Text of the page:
MLB Insights

June 6, 2009 4:24 PM

The Trading Draft Picks Rebuttal

Last Wednesday Rob Neyer of EPSN linked to my article regarding trading draft picks in Major League Baseball.  What followed were a couple spirited arguments against the idea, which I would like to take the time to rebuttal.

The first argument was that with such a large draft board, it would be impossible for teams to track all of the players they want if teams around them were making trades.  This is true to a certain extent, and I believe it would be prudent to limit trades to the first five rounds.  First of all, GM's have better things to do with their time than swap a couple of 40th round picks.  However, it is not too much to ask for the first five rounds, as the NHL and NFL both have trades this late in the draft.  It would help add the flair that the draft lacks while not bogging it down with tons of trades.   

Another person argued that the draft should be done away with altogether, and all amateur players should be treated as free agents like they are in South America.  I am against this 100%.  As much as the draft does have problems, it helps bring a competitive balance to the game.  If it was not for the draft, the Nationals would never in a million years have the opportunity to bring a player of Strasburg's calibre into their franchise.  The perfect example of how the draft can turn around a franchise is the Tampa Bay Rays.  Without the draft, the Rays never would have had the opportunity to have players like Carl Crawford, Delmon Young (who they turned into Matt Garza), Evan Longoria, and David Price, who were all instrumental in last year's success, and important parts of the team's future.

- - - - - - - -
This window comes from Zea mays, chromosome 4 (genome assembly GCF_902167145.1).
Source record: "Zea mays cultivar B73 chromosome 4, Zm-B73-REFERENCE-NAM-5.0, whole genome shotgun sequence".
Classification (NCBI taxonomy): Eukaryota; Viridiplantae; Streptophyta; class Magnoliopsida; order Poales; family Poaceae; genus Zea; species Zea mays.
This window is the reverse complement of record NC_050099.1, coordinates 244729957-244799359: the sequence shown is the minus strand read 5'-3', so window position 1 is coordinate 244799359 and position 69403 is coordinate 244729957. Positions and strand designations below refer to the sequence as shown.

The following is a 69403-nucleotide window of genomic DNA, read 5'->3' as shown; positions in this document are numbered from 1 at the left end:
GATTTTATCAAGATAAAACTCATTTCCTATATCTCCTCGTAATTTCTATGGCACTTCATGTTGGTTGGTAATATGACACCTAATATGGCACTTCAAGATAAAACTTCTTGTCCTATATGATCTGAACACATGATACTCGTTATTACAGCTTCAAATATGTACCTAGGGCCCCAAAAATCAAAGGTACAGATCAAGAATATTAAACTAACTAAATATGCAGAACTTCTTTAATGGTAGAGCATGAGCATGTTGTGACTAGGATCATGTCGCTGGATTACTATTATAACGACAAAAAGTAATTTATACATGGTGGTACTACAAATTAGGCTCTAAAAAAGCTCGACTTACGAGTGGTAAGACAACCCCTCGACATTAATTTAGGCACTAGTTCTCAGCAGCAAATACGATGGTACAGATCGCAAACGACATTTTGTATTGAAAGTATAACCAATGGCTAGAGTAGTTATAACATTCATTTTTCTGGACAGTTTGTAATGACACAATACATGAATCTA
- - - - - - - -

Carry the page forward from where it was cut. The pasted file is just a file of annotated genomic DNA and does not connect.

My final comment on the issue is economical in nature.  Giving teams the ability to trade draft picks would create a true free market, which is where assets are utilized to their full potential.  Draft picks can be considered commodities or natural resources, and teams are being forced to use them, even if they are not being used optimally.  Imagine a world where the Canadian Prairies were forced to hold onto all of their agricultural resources, or Japan was not allowed to import oil.  Does not make sense does it?  Teams are being forced to refine these natural resources into finished products before they can trade them, and this is just not the way the world operates.

A Member Of